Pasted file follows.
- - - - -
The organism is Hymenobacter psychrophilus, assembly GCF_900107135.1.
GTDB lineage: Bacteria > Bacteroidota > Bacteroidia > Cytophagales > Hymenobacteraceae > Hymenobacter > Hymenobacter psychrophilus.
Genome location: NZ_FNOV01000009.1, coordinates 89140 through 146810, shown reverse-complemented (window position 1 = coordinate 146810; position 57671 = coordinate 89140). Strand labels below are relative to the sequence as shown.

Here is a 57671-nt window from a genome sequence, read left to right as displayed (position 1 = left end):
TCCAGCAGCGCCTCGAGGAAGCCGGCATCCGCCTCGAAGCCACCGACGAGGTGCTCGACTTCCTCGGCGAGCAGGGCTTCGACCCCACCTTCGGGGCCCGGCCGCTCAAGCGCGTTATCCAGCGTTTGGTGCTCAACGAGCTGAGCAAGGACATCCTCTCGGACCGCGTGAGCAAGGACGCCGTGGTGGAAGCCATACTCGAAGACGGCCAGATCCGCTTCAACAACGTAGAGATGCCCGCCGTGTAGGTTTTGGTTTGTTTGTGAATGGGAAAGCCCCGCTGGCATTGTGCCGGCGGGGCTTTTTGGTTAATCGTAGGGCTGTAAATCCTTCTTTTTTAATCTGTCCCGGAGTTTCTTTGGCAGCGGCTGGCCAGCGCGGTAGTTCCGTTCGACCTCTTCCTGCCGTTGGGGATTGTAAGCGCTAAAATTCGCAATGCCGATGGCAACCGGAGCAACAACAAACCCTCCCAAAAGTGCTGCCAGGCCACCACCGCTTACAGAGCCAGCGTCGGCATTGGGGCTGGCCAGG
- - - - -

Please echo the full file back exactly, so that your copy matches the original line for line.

The organism is Hymenobacter psychrophilus, assembly GCF_900107135.1.
GTDB lineage: Bacteria > Bacteroidota > Bacteroidia > Cytophagales > Hymenobacteraceae > Hymenobacter > Hymenobacter psychrophilus.
Genome location: NZ_FNOV01000009.1, coordinates 89140 through 146810, shown reverse-complemented (window position 1 = coordinate 146810; position 57671 = coordinate 89140). Strand labels below are relative to the sequence as shown.

Here is a 57671-nt window from a genome sequence, read left to right as displayed (position 1 = left end):
TCCAGCAGCGCCTCGAGGAAGCCGGCATCCGCCTCGAAGCCACCGACGAGGTGCTCGACTTCCTCGGCGAGCAGGGCTTCGACCCCACCTTCGGGGCCCGGCCGCTCAAGCGCGTTATCCAGCGTTTGGTGCTCAACGAGCTGAGCAAGGACATCCTCTCGGACCGCGTGAGCAAGGACGCCGTGGTGGAAGCCATACTCGAAGACGGCCAGATCCGCTTCAACAACGTAGAGATGCCCGCCGTGTAGGTTTTGGTTTGTTTGTGAATGGGAAAGCCCCGCTGGCATTGTGCCGGCGGGGCTTTTTGGTTAATCGTAGGGCTGTAAATCCTTCTTTTTTAATCTGTCCCGGAGTTTCTTTGGCAGCGGCTGGCCAGCGCGGTAGTTCCGTTCGACCTCTTCCTGCCGTTGGGGATTGTAAGCGCTAAAATTCGCAATGCCGATGGCAACCGGAGCAACAACAAACCCTCCCAAAAGTGCTGCCAGGCCACCACCGCTTACAGAGCCAGCGTCGGCATTGGGGCTGGCCAGG